Bell Bay's potential future as a green hydrogen hub is getting closer, with significant progress under way on two major projects destined to bring additional jobs to the region.
Fortescue Future Industries and Woodside Energy, two parties with interest in creating hydrogen opportunities at Bell Bay, have both taken significant steps forward in their planning - with more announcements expected in coming weeks.
FFI recently signed a memorandum of understanding with IHI Engineering Australia Pty Ltd and IHI Corporation for investigation into establishing green ammonia supply chains between Australia and Japan.
The MOU means both parties will jointly assess the feasibility of supplying green ammonia produced in Bell Bay and transported to Japan for blending into existing power generation.
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Work under the MOU is part of the company's feasibility and development program for the 250MW green hydrogen and ammonia Bell Bay project.
FFI chief executive Julie Shuttleworth said the company was investigating the development of a production facility in the area, while Bell Bay Advanced Manufacturing Zone chief executive Susie Bower said discussions with FFI had been positive.
"It's all heading in very much the right direction ... there are no signs that this isn't going to be a positive decision," Ms Bower said.
Similarly, Ms Shuttleworth said ongoing consultations were progressing well.
"As identified in Hydro Tasmania's 2019 Green Hydrogen Opportunity paper, Tasmania is well-positioned for the development of a green hydrogen industry due to the state's low cost, reliable renewable energy, and excellent port and water infrastructure," she said.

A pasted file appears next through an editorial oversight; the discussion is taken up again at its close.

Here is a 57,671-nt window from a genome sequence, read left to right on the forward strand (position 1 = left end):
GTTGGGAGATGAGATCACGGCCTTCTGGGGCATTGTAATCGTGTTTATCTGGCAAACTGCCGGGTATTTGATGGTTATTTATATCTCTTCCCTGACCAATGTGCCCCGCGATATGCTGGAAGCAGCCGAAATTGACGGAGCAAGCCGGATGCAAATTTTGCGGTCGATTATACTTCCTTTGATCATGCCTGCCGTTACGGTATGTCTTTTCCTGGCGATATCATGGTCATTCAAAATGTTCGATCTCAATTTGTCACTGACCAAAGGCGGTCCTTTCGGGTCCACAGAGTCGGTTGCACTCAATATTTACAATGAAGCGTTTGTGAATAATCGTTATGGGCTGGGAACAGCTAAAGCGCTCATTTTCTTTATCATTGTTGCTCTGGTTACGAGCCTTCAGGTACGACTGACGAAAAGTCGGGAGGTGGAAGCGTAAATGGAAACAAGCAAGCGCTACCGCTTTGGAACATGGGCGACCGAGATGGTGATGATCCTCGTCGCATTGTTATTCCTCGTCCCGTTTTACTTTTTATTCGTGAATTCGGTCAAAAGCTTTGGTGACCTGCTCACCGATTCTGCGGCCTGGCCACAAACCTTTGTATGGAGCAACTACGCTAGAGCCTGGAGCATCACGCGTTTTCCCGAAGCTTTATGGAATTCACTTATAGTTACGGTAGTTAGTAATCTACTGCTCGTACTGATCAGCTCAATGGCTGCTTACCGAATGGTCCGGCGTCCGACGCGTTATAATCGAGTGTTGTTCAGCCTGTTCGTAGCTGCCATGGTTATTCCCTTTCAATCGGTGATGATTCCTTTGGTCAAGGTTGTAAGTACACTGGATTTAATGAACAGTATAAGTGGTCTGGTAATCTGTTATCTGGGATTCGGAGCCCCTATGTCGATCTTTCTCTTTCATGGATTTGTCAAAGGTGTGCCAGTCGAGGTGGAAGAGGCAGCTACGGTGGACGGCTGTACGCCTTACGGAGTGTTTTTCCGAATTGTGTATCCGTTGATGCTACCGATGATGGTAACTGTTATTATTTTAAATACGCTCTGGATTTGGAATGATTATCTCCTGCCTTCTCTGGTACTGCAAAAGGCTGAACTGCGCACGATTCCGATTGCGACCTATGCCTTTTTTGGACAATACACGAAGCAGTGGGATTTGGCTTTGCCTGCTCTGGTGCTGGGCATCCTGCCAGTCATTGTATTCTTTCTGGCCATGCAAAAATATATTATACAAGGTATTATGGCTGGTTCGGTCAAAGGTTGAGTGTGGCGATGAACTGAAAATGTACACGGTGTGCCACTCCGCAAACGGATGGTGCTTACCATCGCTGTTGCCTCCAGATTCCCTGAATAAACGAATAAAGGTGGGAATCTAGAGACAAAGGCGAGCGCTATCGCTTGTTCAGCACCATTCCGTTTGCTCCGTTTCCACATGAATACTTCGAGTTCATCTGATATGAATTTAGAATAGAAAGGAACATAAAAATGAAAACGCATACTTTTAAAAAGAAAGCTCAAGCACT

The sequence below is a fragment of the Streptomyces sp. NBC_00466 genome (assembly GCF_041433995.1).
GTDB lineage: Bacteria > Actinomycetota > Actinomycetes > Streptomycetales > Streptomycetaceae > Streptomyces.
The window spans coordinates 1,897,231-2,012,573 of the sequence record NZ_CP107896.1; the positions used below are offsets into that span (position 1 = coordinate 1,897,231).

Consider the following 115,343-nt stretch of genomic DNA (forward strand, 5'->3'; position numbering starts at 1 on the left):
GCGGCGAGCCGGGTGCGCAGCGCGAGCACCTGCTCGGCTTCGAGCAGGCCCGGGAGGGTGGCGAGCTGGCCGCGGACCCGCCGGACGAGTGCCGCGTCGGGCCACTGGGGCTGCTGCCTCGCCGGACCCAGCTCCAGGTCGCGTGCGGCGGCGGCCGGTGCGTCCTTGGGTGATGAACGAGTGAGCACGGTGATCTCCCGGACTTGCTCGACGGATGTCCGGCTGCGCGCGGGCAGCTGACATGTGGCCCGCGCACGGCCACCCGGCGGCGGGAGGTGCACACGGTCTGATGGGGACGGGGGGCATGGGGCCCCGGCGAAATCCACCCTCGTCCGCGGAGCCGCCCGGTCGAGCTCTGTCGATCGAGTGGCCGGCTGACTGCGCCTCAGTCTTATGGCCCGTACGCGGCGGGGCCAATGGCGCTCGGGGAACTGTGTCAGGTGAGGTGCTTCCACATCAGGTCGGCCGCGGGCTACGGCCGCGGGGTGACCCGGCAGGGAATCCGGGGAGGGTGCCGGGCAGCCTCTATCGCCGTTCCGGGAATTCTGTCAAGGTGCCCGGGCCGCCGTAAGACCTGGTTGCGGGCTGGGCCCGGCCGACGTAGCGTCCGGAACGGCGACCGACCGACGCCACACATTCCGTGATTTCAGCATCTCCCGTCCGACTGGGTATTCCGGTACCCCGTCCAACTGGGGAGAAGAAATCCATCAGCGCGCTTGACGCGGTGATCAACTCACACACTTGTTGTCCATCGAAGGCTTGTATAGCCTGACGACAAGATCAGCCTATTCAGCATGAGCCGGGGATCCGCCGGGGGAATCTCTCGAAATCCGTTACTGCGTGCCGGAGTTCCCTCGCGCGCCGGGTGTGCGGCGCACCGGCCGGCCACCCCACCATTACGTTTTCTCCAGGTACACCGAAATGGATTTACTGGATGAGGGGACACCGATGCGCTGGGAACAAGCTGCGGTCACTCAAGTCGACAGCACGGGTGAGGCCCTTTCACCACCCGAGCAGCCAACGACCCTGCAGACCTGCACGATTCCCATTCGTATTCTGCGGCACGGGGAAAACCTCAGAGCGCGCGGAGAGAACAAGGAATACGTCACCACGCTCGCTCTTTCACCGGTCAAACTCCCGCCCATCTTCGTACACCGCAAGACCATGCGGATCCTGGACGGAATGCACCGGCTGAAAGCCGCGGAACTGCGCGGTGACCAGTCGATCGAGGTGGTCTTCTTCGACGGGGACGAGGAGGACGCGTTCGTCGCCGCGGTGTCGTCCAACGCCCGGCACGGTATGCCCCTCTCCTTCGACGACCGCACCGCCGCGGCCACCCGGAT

"We are working closely with our stakeholders to progress the feasibility study for this project to ensure it is a success for Bell Bay, Tasmania, and the country, if approved."
The message of positivity echoed by George Town mayor Greg Kieser, who said council looked forward to working with all of the proponents for a successful outcome.
Woodside has recently signed a Heads of Agreement to investigate the export and production of green ammonia from Tasmania.
The company is also currently undergoing an EPA assessment for a chemical works facility at Bell Bay.
A Woodside spokesperson said the company believed Bell Bay remains a promising opportunity for renewable hydrogen production.
It's anticipated more developments from both companies will be announced in coming weeks.
A state government spokesperson confirmed that TasPorts continues to be in productive discussions in regard to opportunities at Bell Bay.
The state government promised a $10 million upgrade for the port in the recent election, aimed at improving berthing and landside infrastructure to support exports.
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